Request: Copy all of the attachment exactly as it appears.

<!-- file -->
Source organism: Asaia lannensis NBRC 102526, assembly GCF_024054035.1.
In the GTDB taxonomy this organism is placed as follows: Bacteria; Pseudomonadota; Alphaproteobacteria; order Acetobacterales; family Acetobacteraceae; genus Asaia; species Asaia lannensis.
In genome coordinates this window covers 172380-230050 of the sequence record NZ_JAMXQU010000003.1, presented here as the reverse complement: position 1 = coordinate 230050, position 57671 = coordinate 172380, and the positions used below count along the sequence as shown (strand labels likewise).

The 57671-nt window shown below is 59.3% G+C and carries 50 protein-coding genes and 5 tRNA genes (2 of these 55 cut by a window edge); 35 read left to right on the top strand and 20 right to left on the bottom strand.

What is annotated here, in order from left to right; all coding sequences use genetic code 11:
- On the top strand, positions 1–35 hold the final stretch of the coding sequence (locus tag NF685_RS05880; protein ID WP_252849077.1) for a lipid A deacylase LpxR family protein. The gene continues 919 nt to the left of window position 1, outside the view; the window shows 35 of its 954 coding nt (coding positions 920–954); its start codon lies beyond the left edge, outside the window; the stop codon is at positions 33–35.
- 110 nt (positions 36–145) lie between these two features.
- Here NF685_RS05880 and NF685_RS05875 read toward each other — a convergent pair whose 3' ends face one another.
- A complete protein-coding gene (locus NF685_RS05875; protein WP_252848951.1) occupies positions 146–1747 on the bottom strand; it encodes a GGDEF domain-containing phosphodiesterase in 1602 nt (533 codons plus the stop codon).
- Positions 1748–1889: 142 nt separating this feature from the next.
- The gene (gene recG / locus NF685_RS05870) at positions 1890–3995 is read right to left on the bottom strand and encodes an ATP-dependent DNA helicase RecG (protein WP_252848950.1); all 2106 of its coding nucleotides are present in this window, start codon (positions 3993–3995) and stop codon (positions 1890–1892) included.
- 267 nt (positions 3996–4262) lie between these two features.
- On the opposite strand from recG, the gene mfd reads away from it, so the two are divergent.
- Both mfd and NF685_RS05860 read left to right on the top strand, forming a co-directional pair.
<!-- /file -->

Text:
Source organism: Asaia lannensis NBRC 102526, assembly GCF_024054035.1.
In the GTDB taxonomy this organism is placed as follows: Bacteria; Pseudomonadota; Alphaproteobacteria; order Acetobacterales; family Acetobacteraceae; genus Asaia; species Asaia lannensis.
In genome coordinates this window covers 172380-230050 of the sequence record NZ_JAMXQU010000003.1, presented here as the reverse complement: position 1 = coordinate 230050, position 57671 = coordinate 172380, and the positions used below count along the sequence as shown (strand labels likewise).

The 57671-nt window shown below is 59.3% G+C and carries 50 protein-coding genes and 5 tRNA genes (2 of these 55 cut by a window edge); 35 read left to right on the top strand and 20 right to left on the bottom strand.

What is annotated here, in order from left to right; all coding sequences use genetic code 11:
- On the top strand, positions 1–35 hold the final stretch of the coding sequence (locus tag NF685_RS05880; protein ID WP_252849077.1) for a lipid A deacylase LpxR family protein. The gene continues 919 nt to the left of window position 1, outside the view; the window shows 35 of its 954 coding nt (coding positions 920–954); its start codon lies beyond the left edge, outside the window; the stop codon is at positions 33–35.
- 110 nt (positions 36–145) lie between these two features.
- Here NF685_RS05880 and NF685_RS05875 read toward each other — a convergent pair whose 3' ends face one another.
- A complete protein-coding gene (locus NF685_RS05875; protein WP_252848951.1) occupies positions 146–1747 on the bottom strand; it encodes a GGDEF domain-containing phosphodiesterase in 1602 nt (533 codons plus the stop codon).
- Positions 1748–1889: 142 nt separating this feature from the next.
- The gene (gene recG / locus NF685_RS05870) at positions 1890–3995 is read right to left on the bottom strand and encodes an ATP-dependent DNA helicase RecG (protein WP_252848950.1); all 2106 of its coding nucleotides are present in this window, start codon (positions 3993–3995) and stop codon (positions 1890–1892) included.
- 267 nt (positions 3996–4262) lie between these two features.
- On the opposite strand from recG, the gene mfd reads away from it, so the two are divergent.
- Both mfd and NF685_RS05860 read left to right on the top strand, forming a co-directional pair.